Soft tissue and bony injuries of the nose are common because the nose is centrally located and the most anteriorly protruding structure of the face.1 Suspect a nasal septal hematoma, although an uncommon complication of nasal trauma, in any individual who has sustained a nasal injury.2,3 All individuals who have sustained nasal trauma must undergo a careful examination of the septum and nasal passages, regardless of the mechanism of injury or the findings on external examination.2
Blunt trauma, either intentional or unintentional, is the most common cause of a nasal septal hematoma. Consider a bleeding diathesis if the hematoma develops after a seemingly trivial injury.2,4,5 Other etiologies include sports injuries and child abuse.5,6 Iatrogenic nasal septal hematomas following nasal septal surgery are probably more common than reported in the literature. Evaluate patients who have had recent nasal surgery and present with complaints of pain and nasal obstruction for a possible nasal septal hematoma.
Nasal septal hematomas are characterized by severe localized nasal pain, tenderness on palpation of the nasal tip, and a cherry-like swelling or bluish discoloration of the nasal mucosa emanating from the septum that obstructs all or a portion of the nasal passage1–3,7 (Figures 171-1 & 2). Evacuation must be performed to prevent complications.1,2,4,5 Patients require bilateral nasal packing, oral antibiotics, and close follow-up with an Otolaryngologist to prevent complications following the evacuation of the hematoma.2,4,8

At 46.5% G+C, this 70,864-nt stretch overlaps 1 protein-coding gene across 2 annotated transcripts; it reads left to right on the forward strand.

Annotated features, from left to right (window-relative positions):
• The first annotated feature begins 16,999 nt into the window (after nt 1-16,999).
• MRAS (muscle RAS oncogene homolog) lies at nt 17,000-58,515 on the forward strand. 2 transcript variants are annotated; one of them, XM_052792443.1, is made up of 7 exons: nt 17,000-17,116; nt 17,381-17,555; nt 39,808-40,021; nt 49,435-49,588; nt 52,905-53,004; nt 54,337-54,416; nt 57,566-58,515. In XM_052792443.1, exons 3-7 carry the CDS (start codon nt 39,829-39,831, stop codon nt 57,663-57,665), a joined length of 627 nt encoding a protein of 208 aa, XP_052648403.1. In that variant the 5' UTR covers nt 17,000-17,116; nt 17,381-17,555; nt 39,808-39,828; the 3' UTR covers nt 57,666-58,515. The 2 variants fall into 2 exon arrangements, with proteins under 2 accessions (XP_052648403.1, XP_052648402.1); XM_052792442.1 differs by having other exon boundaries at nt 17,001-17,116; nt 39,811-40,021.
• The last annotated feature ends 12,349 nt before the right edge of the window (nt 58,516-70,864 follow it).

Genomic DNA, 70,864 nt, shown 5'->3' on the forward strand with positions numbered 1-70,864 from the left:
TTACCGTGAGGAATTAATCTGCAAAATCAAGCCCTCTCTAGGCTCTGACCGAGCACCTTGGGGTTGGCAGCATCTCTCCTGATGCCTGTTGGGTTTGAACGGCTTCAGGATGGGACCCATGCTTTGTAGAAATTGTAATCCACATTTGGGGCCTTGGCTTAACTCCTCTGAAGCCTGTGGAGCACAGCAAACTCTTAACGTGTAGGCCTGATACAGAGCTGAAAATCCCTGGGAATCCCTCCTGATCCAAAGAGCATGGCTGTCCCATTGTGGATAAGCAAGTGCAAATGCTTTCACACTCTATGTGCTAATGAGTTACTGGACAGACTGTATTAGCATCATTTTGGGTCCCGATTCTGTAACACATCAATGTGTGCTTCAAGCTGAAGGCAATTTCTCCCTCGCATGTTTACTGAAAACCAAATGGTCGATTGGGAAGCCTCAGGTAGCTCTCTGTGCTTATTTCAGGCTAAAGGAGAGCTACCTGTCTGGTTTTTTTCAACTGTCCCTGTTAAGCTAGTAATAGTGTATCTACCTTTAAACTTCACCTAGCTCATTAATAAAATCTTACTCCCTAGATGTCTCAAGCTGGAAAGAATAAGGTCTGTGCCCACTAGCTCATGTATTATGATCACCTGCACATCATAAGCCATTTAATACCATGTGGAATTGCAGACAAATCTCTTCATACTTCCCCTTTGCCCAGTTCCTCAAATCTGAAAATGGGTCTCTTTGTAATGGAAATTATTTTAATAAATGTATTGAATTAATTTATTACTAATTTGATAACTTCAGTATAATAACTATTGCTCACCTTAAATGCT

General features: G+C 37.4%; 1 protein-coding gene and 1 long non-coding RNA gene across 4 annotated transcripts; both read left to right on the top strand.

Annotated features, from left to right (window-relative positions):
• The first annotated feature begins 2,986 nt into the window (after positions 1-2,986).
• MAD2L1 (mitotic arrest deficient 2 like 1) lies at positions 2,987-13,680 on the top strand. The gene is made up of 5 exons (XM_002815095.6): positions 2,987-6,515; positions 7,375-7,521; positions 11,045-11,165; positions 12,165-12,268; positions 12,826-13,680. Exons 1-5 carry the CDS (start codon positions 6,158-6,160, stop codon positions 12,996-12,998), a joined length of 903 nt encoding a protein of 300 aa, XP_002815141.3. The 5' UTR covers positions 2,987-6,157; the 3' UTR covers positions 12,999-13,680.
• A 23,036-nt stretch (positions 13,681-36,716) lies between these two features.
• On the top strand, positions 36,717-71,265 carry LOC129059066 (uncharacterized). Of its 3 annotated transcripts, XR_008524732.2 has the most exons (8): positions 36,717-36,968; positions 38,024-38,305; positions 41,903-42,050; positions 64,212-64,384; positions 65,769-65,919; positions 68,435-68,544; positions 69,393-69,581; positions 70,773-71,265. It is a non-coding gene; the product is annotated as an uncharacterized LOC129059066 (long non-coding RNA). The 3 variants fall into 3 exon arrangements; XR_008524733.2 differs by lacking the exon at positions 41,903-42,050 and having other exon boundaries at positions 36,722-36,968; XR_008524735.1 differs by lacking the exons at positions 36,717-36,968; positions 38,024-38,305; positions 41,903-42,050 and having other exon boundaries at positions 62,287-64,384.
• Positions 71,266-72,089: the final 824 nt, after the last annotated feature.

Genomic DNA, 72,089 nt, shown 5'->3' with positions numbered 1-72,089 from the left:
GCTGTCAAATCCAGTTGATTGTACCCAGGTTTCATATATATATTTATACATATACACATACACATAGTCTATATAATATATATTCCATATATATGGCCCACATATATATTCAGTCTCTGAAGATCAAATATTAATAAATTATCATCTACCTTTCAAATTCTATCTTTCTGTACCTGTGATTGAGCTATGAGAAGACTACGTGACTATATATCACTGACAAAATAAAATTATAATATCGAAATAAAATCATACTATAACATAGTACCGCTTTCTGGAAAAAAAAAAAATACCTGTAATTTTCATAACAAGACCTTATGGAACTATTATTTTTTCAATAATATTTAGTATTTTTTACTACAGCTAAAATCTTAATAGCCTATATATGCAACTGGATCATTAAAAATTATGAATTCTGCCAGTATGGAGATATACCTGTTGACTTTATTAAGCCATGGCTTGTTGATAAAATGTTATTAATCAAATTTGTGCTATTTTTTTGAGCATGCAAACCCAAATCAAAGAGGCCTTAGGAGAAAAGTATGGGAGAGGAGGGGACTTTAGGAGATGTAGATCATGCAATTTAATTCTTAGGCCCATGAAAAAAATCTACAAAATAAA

Bilateral nasal septal hematomas creating a partial obstruction.
A small left-sided nasal septal hematoma.
Distinguishing an uncomplicated nasal septal hematoma from one that has become infected is difficult, particularly if there has been a delay of several days in seeking medical attention following the injury.2 Nasal septal abscesses are a rare complication of nasal septal hematomas that occur following nasal trauma. Nasal septal abscesses generally are larger and more painful than uncomplicated nasal septal hematomas. The overlying nasal mucosa is inflamed and occasionally has an inflammatory exudate.2 Local extension of the infection, if left untreated, into the cavernous sinus with subsequent intracranial infection is the most important potential complication.5,8 The most common complication of a nasal septal abscess is cartilage necrosis that results in nasal structural collapse and a saddle nose deformity (Figure 171-3).
The saddle nose deformity.
The nose is both a sensory organ and a respiratory organ. It performs an important function for the entire body by providing both physical and immunologic protection from the environment.9 The nose aids in ...